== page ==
Bulletin of the American Physical Society
62nd Annual Meeting of the APS Division of Fluid Dynamics
Volume 54, Number 19
Sunday–Tuesday, November 22–24, 2009; Minneapolis, Minnesota
Session BE: Biofluids II: General II - Biologically Generated Flows
10:30 AM–12:40 PM, Sunday, November 22, 2009
Chair: John Dabiri, California Institute of Technology
Abstract ID: BAPS.2009.DFD.BE.8
Abstract: BE.00008 : Butterfly proboscis as a biomicrofluidic system
12:01 PM–12:14 PM
It looks amazing how butterflies and moths with their thin feeding trunk are being able to sip very thick liquids like nectar or animal extractions. Their sucking ability goes beyond that: one can observe butterflies and moths probing liquids from porous materials like fruit flesh or wet soils. This suggests that the suction pressure produced by these insects is sufficiently high. The estimates based on engineering hydraulic formulas show that the pressure can be greater than one atmosphere, i.e. it can be greater than that any vacuum pump could supply. In this experimental study, the principles of interfacial flows are used to carefully analyze the feeding mechanism of butterflies and moths. We document the feeding rates and proboscis behavior of Monarch butterflies (Danaus plexippus) in different situations: when butterfly feeds from droplets, from vials modeling floral cavities, and from porous materials modeling fruits, wet soils, or dung. Using high speed imaging and simple models, we propose a scenario of butterfly feeding which is based on capillary action. According to the proposed mechanism, the trunk of butterflies and moths works like a fountain pen where the air bubbles play a significant role in controlling fluid flow.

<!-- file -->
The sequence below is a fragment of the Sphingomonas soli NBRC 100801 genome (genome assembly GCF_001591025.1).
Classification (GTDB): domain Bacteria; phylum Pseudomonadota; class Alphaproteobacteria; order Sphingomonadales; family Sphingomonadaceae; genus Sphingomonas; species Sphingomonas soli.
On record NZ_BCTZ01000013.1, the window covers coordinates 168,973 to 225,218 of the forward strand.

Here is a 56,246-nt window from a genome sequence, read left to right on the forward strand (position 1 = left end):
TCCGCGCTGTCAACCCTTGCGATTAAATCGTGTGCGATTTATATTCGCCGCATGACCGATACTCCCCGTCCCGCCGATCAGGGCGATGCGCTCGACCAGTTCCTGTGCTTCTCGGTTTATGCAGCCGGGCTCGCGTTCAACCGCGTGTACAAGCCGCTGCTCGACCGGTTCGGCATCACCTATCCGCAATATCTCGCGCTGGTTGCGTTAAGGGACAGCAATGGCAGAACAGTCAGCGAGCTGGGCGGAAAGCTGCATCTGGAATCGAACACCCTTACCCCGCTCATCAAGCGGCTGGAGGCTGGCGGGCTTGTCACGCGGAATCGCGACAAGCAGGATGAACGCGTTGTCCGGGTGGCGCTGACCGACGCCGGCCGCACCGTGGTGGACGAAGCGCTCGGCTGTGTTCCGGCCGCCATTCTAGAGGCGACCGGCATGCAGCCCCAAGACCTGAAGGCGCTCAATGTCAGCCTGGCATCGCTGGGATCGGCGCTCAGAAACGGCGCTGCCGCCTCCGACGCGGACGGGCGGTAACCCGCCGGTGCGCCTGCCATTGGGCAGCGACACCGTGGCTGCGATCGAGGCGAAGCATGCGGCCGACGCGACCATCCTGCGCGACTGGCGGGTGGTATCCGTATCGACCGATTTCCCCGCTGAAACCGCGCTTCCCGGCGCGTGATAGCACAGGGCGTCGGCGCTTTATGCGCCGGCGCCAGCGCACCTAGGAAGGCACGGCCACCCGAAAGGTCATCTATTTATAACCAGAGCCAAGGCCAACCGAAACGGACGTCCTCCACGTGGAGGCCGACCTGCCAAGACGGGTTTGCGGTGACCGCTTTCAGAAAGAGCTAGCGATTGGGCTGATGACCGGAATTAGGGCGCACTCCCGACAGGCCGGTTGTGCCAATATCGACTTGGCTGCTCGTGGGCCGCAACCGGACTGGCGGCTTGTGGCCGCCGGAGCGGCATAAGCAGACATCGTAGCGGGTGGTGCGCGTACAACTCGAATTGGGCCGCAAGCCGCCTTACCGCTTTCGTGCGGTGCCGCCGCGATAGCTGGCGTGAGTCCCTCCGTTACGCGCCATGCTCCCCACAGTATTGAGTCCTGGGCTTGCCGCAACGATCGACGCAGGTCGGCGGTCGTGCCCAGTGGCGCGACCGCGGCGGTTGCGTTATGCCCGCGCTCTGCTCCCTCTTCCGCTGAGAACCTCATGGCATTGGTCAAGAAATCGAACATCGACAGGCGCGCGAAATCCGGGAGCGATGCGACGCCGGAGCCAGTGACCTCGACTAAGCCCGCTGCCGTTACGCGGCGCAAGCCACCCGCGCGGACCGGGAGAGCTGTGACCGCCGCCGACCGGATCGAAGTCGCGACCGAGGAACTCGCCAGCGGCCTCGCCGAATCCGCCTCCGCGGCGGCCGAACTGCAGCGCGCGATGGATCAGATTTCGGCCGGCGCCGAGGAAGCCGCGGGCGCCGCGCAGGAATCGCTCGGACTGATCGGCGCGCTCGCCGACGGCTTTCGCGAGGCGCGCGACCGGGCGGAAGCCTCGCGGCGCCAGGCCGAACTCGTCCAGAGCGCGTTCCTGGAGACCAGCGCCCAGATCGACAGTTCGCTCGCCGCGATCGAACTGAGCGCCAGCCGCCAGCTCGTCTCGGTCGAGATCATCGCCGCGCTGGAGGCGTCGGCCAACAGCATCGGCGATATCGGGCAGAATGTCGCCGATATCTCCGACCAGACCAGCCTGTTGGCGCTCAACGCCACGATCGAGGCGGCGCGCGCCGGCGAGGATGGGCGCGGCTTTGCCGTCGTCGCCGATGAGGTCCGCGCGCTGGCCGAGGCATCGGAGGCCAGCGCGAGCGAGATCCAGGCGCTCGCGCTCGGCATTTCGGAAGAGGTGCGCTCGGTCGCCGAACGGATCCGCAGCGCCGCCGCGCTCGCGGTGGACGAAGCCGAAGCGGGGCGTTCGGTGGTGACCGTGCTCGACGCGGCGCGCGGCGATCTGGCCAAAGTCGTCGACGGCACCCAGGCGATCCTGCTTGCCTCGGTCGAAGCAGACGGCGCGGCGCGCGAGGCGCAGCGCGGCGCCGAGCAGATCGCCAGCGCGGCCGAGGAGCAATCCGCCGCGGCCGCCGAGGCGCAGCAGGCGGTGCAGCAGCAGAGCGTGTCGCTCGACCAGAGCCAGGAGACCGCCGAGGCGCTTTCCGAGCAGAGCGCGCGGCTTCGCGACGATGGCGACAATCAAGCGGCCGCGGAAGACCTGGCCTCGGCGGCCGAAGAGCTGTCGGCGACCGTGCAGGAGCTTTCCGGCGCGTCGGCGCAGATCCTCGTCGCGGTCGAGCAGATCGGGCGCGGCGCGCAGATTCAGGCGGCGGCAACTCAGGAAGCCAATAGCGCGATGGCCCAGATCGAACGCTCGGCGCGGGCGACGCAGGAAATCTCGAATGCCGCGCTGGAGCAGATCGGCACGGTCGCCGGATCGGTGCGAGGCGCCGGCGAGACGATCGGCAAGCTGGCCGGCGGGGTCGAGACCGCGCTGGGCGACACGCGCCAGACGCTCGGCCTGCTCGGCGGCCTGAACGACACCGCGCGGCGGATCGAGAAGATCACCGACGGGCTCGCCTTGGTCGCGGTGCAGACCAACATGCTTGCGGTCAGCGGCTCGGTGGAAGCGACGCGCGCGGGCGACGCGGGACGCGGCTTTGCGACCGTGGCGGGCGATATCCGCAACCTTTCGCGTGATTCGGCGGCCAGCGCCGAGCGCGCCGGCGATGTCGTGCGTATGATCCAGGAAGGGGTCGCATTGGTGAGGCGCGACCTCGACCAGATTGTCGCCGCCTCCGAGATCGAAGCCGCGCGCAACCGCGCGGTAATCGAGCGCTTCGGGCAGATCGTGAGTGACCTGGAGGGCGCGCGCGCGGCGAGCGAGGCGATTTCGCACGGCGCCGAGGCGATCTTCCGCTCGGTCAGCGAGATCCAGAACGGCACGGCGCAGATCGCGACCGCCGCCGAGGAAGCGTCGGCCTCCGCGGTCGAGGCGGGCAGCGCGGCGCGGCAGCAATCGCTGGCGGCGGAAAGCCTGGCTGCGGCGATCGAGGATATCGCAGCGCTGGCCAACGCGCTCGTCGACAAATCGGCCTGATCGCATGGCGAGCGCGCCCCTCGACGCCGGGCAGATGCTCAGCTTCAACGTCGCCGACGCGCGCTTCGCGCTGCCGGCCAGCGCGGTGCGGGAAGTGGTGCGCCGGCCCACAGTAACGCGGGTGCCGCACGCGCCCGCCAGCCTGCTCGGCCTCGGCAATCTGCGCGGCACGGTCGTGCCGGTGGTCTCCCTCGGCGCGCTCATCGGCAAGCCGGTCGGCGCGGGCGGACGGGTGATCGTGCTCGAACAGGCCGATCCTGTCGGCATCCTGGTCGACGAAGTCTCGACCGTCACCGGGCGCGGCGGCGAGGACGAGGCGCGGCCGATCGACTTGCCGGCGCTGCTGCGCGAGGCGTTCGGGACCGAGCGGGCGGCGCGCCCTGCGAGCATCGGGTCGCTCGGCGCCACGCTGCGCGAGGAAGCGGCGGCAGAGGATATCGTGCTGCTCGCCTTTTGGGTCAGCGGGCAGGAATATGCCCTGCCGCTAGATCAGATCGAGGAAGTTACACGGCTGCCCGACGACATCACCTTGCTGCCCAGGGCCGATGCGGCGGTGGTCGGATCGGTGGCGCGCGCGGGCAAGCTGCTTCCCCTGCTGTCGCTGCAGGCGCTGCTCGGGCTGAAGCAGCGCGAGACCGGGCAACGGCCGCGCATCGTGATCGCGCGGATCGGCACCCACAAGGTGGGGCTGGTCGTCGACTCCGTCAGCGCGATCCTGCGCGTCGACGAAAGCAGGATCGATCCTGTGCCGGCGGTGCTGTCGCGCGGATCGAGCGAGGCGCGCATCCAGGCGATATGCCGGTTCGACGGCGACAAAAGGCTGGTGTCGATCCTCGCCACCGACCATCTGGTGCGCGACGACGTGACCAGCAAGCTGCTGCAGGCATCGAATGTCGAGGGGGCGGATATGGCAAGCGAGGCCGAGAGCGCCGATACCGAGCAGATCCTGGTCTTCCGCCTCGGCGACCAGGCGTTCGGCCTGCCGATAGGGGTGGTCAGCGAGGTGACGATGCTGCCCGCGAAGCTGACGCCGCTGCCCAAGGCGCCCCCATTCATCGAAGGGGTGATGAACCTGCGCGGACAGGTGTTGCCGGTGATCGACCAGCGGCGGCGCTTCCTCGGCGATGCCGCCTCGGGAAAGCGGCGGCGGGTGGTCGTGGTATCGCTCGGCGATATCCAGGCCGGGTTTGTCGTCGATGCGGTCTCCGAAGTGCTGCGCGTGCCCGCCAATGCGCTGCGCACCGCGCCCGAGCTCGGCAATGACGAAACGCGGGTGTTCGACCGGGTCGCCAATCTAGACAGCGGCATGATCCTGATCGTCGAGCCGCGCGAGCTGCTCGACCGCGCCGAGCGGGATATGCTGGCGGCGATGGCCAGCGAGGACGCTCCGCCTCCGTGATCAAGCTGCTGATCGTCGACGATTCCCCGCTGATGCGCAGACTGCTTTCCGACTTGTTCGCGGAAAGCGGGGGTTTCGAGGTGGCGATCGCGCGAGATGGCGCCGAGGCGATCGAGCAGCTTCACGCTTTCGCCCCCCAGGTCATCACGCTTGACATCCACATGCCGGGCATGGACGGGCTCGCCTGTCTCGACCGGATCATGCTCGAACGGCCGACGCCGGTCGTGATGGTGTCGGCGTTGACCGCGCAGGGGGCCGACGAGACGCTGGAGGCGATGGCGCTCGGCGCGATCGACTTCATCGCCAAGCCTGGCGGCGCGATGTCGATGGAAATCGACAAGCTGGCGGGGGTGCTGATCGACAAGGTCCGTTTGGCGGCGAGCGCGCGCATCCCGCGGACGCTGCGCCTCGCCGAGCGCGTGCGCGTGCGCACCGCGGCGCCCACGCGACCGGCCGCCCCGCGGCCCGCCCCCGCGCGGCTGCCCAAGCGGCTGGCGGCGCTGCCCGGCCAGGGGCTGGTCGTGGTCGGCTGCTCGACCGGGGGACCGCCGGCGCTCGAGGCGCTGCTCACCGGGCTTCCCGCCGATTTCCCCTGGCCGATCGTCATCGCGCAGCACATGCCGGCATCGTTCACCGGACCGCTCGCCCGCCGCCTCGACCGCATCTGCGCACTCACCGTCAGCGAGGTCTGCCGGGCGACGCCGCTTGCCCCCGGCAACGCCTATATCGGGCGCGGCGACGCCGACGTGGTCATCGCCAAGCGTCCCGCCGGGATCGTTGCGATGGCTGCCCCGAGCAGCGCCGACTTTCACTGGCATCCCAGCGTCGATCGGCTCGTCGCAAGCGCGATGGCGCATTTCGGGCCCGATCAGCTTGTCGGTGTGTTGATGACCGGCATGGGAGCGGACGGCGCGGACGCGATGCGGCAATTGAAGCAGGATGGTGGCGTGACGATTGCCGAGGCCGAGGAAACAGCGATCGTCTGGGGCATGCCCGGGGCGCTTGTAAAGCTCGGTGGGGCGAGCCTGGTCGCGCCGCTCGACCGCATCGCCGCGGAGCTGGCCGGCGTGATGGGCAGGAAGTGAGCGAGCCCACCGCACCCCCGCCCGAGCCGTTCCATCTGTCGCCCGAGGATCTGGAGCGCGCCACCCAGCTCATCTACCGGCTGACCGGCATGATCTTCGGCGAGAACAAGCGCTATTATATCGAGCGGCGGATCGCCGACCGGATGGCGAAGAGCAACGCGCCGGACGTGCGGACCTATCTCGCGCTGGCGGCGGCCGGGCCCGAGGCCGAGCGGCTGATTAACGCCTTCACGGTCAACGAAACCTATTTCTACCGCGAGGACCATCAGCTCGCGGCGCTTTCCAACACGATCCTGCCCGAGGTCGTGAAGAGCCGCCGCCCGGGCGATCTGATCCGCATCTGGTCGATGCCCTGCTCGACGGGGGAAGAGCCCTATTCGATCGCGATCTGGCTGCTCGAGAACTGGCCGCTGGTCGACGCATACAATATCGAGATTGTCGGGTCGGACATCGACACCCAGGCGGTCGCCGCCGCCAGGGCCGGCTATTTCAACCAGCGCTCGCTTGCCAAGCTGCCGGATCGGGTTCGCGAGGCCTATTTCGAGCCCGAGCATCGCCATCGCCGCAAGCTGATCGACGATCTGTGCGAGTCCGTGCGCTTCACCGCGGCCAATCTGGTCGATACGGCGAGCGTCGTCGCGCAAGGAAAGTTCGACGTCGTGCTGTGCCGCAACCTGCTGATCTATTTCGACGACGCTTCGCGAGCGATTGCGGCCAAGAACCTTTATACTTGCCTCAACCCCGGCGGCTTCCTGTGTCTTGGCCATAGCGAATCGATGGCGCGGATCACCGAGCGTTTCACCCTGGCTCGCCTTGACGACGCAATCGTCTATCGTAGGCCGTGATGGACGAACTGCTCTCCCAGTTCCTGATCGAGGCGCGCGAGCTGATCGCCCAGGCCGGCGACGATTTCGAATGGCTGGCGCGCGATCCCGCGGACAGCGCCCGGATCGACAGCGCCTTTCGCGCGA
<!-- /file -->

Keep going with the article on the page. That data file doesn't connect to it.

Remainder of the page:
To cite this abstract, use the following reference: http://meetings.aps.org/link/BAPS.2009.DFD.BE.8
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